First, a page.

By Nandagopal R Menon
Vol. 55, Issue No. 4, 25 Jan, 2020
Irfan Ahmad’s erudite volume seeks to challenge a common Orientalist–Islamophobic stereotype: “Islam is inimical to criticism” (p 10). This “lack”—which produces a “bigoted, freedom-despising Islam” (p 8)—is pitted against the “abundance” of reason in a “freedom-loving, enlightened” West. The author’s primary response to these negative discourses is succinct and precise: “critique … has been integral to Islamic traditions” (p 13). We should consider “Islam as critique; indeed, Islam as permanent critique” (p 14, emphasis in the original, throughout). What prevents the recognition of the presence of critique in Islam is the “inability of our prevalent frameworks,” an important example of which is “the Enlightenment legacy” which understands critique as being that “of religion other than Christianity,” rather than it occurring “from within non-Christian religion” (p 12).
Ahmad systematically unpacks his thesis in four deft intellectual moves. First, he shows how the Western Enlightenment, thought to be the fountainhead of critique and reason, was the product of a particular historical juncture and had detectable “ethnic” and “religious” roots. Second, reason is “impotent” (p 16) in and by itself; it is always situated—in a cultural, political and religious tradition. Third, Islam does not abide by dichotomies of intellect versus affect. Instead, aql (reason) has coexisted and is complimentary with qalb (heart) (p 17). Finally, critique is not the preserve of an elite group of intellectuals, “non-intellectuals too enact and participate in the works of critique” (p 18).
Islam and Enlightenment
The first two chapters undertake two broad ambitious tasks: to chart out an “anthropology of philosophy” (p 35) and advance an “alternative genealogy of critique” (p 63) focusing on Islam. The intellectual sweep is breathtakingly dense: Kant, Diderot and Voltaire (to name only a few) are read against the grain to show how the Enlightenment was a “gigantic project of ethnicity” (pp 48–49) in more than one sense. One, it achieved its apotheosis by creating a series of religious, racial and cultural “others,” Islam, Muslims and Arabs being the principal among them. Moreover, Enlightenment was not a “secular” enterprise, but it “re-evaluate[d], not reject[ed], Christianity” (p 45). Hence, Ahmad undermines the taken-for-granted “universal” relevance of Enlightenment and also the binaries of “secular”/“religious” that makes it valuable and desirable.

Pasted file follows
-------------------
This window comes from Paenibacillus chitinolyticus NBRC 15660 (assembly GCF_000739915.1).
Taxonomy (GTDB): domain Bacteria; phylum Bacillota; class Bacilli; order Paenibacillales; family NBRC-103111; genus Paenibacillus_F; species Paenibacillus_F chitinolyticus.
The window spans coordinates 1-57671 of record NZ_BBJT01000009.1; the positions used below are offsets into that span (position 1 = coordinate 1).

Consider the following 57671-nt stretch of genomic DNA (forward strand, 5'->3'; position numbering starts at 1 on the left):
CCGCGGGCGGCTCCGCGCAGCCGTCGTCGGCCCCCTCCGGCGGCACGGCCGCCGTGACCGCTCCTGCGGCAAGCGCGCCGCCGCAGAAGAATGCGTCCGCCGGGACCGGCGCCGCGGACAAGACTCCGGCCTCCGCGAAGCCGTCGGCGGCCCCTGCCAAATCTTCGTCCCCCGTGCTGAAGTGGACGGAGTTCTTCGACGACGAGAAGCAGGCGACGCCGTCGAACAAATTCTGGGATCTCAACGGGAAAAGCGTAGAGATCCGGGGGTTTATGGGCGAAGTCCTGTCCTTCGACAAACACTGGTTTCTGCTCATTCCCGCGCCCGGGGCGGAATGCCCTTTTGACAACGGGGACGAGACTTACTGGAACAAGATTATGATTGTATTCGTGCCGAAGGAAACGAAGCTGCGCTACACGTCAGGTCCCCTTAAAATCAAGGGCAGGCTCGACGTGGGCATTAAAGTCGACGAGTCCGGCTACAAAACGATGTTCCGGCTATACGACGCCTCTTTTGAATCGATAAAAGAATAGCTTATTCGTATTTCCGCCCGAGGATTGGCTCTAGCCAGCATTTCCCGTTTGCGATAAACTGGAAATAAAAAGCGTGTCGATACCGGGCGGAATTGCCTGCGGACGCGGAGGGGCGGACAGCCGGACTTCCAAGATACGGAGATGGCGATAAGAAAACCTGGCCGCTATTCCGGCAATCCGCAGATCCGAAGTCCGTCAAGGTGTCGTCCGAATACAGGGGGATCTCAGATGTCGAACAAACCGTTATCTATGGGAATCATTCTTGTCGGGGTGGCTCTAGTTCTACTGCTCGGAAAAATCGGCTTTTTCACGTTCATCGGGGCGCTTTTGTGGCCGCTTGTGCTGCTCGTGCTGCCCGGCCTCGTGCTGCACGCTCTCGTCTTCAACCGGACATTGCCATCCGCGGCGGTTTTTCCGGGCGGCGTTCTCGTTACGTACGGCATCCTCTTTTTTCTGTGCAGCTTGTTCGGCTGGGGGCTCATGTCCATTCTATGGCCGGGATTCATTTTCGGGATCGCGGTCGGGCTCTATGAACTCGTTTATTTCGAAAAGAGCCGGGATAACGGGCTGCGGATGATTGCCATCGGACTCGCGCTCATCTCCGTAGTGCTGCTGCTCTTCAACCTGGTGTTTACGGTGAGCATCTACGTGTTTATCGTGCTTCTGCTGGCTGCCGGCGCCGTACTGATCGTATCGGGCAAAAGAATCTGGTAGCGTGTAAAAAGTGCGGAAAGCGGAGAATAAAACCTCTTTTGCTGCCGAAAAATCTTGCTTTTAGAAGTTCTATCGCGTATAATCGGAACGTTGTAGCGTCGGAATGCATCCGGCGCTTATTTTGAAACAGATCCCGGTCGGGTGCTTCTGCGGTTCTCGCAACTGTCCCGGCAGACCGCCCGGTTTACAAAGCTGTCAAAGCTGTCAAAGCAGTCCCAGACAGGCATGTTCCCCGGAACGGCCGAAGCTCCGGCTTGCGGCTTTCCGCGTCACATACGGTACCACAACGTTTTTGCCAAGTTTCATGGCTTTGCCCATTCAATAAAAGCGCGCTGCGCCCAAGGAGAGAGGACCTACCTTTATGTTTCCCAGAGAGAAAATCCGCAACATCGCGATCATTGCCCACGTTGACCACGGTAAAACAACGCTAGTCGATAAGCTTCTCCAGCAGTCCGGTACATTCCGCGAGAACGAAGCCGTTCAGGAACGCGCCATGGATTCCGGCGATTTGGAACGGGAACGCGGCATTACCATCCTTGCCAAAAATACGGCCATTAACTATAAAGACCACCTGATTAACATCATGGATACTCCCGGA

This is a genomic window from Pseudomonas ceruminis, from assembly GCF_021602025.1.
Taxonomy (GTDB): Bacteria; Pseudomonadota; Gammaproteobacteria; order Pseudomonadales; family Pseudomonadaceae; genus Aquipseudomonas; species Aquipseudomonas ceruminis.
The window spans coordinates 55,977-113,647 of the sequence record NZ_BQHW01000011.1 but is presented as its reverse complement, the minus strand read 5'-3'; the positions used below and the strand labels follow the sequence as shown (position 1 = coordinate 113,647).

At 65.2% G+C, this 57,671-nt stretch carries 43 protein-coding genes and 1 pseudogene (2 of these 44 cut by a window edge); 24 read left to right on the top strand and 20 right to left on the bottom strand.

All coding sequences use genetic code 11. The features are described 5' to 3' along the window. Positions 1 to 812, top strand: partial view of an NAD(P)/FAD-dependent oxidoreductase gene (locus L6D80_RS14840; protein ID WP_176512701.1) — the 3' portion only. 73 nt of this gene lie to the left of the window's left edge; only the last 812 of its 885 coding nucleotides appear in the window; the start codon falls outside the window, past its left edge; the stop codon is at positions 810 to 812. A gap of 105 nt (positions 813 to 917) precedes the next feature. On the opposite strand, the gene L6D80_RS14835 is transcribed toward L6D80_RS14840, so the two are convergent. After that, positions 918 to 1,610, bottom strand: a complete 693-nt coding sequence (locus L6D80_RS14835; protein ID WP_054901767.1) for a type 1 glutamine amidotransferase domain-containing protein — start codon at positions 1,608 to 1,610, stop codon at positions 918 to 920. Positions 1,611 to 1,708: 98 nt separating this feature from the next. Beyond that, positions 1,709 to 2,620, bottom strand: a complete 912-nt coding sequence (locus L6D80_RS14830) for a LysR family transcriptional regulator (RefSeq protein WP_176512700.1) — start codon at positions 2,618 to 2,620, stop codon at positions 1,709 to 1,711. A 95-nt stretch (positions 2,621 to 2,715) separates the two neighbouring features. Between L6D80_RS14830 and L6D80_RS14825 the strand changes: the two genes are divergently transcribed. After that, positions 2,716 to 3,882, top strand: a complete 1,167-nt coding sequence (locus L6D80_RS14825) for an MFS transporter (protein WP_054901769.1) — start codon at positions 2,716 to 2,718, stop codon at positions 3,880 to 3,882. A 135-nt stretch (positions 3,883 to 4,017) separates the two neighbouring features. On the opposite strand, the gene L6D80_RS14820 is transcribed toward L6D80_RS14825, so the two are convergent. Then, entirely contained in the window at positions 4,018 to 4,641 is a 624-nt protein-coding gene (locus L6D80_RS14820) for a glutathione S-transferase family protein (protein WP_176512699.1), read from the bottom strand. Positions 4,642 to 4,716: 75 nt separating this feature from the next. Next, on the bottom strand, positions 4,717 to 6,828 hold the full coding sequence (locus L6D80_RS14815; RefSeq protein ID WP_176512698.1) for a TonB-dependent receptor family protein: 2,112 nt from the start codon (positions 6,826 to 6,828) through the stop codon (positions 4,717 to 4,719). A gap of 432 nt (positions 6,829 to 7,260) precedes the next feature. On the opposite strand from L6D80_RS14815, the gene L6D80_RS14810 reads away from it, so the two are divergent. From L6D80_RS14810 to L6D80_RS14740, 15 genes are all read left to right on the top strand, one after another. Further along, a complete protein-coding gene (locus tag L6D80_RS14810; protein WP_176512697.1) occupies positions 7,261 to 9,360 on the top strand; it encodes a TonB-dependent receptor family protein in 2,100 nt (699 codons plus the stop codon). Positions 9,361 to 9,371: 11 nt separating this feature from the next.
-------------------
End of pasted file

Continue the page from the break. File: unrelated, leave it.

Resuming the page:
In contrast to Western Enlightenment’s idea of reason and critique, we are introduced to the “Islamicate tradition” of critique—tanqid, intiqad and naqd (p 63). After freeing the words from their narrow understanding, as literary criticism in Urdu works, “the doxa of critique” (p 76) that claims its origins in Greek philosophy is challenged. This sets the stage to widen the scope of critique to encompass the fields of religion, culture and politics and advance the important arguments that viewed thus, “the successive prophets Allah sent were critics of their social orders” (p 80). Western calls for an “Islamic reformation” ignored the fact that the prophetic project of reform (islah) was inseparable from critique.
The remaining four chapters of the book are dedicated to illustrating the thesis of “Islam as critique.” Ahmad accomplishes this in multiple ways—after providing an insightful commentary on the works of Abul A´la Maududi, the influential South Asian Islamic thinker and founder of the Jamaat-e-Islami, and the responses of his critics (mainly ulema, religious scholars), he turns to the activities of the Khudai Khidmatgar, the anti-colonial movement founded by Abdul Ghaffar Khan, and finally portrays the “hawker as critic” (p 181) by studying the everyday use of proverbs to criticise theologians and the rich.
The wide-ranging nature of this endeavour is commendable and worth emulation by students of all religious traditions. Rather than focusing on either textual hermeneutics or ethnography, he bridges the gap between the two and, in the process, democratises critique. Perhaps, the most important element in this section is the close readings of Maududi and his critics, which actually can be read together with the author’s path-breaking first book on the Jamaat-e-Islami (Ahmad 2010).